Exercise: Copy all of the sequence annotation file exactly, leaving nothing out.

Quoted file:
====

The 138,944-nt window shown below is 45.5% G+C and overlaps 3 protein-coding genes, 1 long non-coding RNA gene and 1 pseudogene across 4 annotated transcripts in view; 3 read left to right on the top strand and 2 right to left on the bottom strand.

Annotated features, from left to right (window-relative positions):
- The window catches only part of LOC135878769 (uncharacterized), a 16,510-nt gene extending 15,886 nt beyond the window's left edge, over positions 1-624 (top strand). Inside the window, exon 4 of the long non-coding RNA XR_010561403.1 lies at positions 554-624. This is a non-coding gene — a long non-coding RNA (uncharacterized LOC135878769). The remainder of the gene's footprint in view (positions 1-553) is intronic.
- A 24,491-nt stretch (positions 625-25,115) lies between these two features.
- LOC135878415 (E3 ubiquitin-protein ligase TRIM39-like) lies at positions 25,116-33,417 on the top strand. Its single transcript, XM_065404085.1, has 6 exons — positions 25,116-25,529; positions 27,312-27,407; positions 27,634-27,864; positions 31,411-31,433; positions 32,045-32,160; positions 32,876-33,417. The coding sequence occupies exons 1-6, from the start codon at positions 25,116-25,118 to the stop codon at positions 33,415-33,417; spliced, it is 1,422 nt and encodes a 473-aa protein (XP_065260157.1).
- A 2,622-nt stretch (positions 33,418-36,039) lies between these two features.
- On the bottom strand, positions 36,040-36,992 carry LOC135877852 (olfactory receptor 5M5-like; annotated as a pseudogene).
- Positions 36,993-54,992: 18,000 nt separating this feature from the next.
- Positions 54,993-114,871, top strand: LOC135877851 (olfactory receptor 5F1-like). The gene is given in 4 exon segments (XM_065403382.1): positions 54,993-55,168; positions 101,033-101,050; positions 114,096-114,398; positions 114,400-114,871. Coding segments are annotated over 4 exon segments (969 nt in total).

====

The 138,944-nt window shown below is 45.5% G+C and overlaps 3 protein-coding genes, 1 long non-coding RNA gene and 1 pseudogene across 4 annotated transcripts in view; 3 read left to right on the top strand and 2 right to left on the bottom strand.

Annotated features, from left to right (window-relative positions):
- The window catches only part of LOC135878769 (uncharacterized), a 16,510-nt gene extending 15,886 nt beyond the window's left edge, over positions 1-624 (top strand). Inside the window, exon 4 of the long non-coding RNA XR_010561403.1 lies at positions 554-624. This is a non-coding gene — a long non-coding RNA (uncharacterized LOC135878769). The remainder of the gene's footprint in view (positions 1-553) is intronic.
- A 24,491-nt stretch (positions 625-25,115) lies between these two features.
- LOC135878415 (E3 ubiquitin-protein ligase TRIM39-like) lies at positions 25,116-33,417 on the top strand. Its single transcript, XM_065404085.1, has 6 exons — positions 25,116-25,529; positions 27,312-27,407; positions 27,634-27,864; positions 31,411-31,433; positions 32,045-32,160; positions 32,876-33,417. The coding sequence occupies exons 1-6, from the start codon at positions 25,116-25,118 to the stop codon at positions 33,415-33,417; spliced, it is 1,422 nt and encodes a 473-aa protein (XP_065260157.1).
- A 2,622-nt stretch (positions 33,418-36,039) lies between these two features.
- On the bottom strand, positions 36,040-36,992 carry LOC135877852 (olfactory receptor 5M5-like; annotated as a pseudogene).
- Positions 36,993-54,992: 18,000 nt separating this feature from the next.
- Positions 54,993-114,871, top strand: LOC135877851 (olfactory receptor 5F1-like). The gene is given in 4 exon segments (XM_065403382.1): positions 54,993-55,168; positions 101,033-101,050; positions 114,096-114,398; positions 114,400-114,871. Coding segments are annotated over 4 exon segments (969 nt in total).